I have long thought that the relationship between literary discourse (where writing is supposed to be free and even abandoned) and historical discourse (where factuality, realism, and rational commonsense are supposed to prevail) provides a microcosm of Western thought’s effort to relate imagination (the vision of what might be) and commonsense (the thought of what is the case, what goes without saying). In trying to show the literariness of historical writing and the realism of literary writing, I have sought to establish “mutual implicativeness” (Windelbrand’s term) of their respective techniques of composition, description, imitation, narration, and demonstration. Each in its way is an example of a distinctively Western practice, not so much of representation as of presentation, which is to say, production rather than reproduction or mimesis. (ix)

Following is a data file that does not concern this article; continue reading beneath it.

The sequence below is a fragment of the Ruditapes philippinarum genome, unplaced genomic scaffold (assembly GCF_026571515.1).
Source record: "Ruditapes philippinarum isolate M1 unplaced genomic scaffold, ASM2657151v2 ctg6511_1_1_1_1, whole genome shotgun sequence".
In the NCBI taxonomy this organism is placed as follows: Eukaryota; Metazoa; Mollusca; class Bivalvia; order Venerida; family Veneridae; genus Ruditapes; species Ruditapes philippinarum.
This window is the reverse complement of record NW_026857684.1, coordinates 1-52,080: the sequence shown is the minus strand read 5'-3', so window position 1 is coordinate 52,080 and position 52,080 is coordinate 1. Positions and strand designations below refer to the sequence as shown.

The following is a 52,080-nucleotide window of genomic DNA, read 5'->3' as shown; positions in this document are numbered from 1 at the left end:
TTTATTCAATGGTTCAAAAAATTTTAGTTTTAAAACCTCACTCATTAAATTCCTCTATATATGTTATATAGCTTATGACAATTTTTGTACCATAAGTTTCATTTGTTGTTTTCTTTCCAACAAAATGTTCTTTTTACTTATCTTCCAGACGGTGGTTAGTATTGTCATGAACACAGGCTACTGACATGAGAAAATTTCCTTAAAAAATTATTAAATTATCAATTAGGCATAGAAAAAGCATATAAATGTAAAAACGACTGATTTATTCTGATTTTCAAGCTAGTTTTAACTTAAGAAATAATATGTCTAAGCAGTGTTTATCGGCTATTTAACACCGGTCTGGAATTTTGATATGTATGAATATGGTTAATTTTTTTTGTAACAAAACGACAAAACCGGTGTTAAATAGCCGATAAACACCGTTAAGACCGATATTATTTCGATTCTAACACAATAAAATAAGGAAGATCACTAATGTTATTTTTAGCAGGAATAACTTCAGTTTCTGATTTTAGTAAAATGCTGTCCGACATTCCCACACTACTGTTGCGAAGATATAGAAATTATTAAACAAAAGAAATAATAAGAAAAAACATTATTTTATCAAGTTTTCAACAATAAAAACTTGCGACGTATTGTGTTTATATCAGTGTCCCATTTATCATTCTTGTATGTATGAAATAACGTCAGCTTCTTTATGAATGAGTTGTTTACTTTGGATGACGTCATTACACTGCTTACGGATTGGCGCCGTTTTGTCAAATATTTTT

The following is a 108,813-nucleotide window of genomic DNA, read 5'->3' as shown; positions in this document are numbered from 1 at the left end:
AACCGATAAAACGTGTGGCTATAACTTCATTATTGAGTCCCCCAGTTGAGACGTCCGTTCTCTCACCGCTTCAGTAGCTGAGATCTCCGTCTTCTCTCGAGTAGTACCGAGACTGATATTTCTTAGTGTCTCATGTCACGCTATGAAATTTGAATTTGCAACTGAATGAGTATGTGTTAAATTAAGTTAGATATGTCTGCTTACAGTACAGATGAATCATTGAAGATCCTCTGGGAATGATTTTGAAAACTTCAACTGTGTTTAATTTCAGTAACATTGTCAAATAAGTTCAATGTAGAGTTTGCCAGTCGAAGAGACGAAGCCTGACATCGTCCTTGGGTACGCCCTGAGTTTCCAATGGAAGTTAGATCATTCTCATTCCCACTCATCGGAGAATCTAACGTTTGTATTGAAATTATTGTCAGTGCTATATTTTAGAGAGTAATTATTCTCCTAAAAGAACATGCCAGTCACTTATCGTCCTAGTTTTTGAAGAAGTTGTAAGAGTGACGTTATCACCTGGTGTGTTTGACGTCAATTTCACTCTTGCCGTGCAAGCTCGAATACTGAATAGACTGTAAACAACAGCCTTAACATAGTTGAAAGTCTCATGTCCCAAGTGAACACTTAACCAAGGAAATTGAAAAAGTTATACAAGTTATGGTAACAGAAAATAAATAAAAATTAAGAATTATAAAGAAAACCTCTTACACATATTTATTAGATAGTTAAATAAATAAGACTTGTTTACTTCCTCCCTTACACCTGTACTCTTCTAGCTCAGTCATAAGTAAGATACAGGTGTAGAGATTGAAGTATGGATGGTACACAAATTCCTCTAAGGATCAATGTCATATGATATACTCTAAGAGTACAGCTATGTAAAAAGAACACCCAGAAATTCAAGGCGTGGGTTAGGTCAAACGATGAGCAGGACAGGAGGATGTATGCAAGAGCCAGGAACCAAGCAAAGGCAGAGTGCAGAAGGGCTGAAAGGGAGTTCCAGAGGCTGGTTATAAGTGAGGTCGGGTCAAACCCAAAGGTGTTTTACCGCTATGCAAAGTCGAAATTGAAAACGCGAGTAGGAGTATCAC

Hayden White’s concern with presentation and production rather than reproduction or simulation highlights much of what wanted to mark in my previous comparison of quotes from Klett, Dingus and Baudrillard. But there is an interesting inversion. While “theory” seems closer to the aims of “history,” the artistic discourse of Klett and Dingus seems far more presentational than reproductive — even though they are engaged in a careful exercise in imitation. Baudrillard, the “academic” is the literary one concerned with representation and simulation. This seems to be a profound pitfall; a self-conscious irony permeating historical (cultural) criticism.